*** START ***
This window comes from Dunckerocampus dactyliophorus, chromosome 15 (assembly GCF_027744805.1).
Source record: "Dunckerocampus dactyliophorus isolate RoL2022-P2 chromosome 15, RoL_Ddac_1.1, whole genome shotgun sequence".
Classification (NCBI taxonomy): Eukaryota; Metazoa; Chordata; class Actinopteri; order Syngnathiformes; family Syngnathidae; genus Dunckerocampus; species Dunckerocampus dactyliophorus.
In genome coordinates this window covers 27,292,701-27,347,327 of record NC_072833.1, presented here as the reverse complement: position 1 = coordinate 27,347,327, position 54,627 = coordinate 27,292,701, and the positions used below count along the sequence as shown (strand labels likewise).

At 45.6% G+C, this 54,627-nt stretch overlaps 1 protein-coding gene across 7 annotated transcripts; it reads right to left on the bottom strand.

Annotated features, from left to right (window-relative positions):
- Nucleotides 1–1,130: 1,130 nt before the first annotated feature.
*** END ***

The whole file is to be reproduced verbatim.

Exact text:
This window comes from Dunckerocampus dactyliophorus, chromosome 15 (assembly GCF_027744805.1).
Source record: "Dunckerocampus dactyliophorus isolate RoL2022-P2 chromosome 15, RoL_Ddac_1.1, whole genome shotgun sequence".
Classification (NCBI taxonomy): Eukaryota; Metazoa; Chordata; class Actinopteri; order Syngnathiformes; family Syngnathidae; genus Dunckerocampus; species Dunckerocampus dactyliophorus.
In genome coordinates this window covers 27,292,701-27,347,327 of record NC_072833.1, presented here as the reverse complement: position 1 = coordinate 27,347,327, position 54,627 = coordinate 27,292,701, and the positions used below count along the sequence as shown (strand labels likewise).

At 45.6% G+C, this 54,627-nt stretch overlaps 1 protein-coding gene across 7 annotated transcripts; it reads right to left on the bottom strand.

Annotated features, from left to right (window-relative positions):
- Nucleotides 1–1,130: 1,130 nt before the first annotated feature.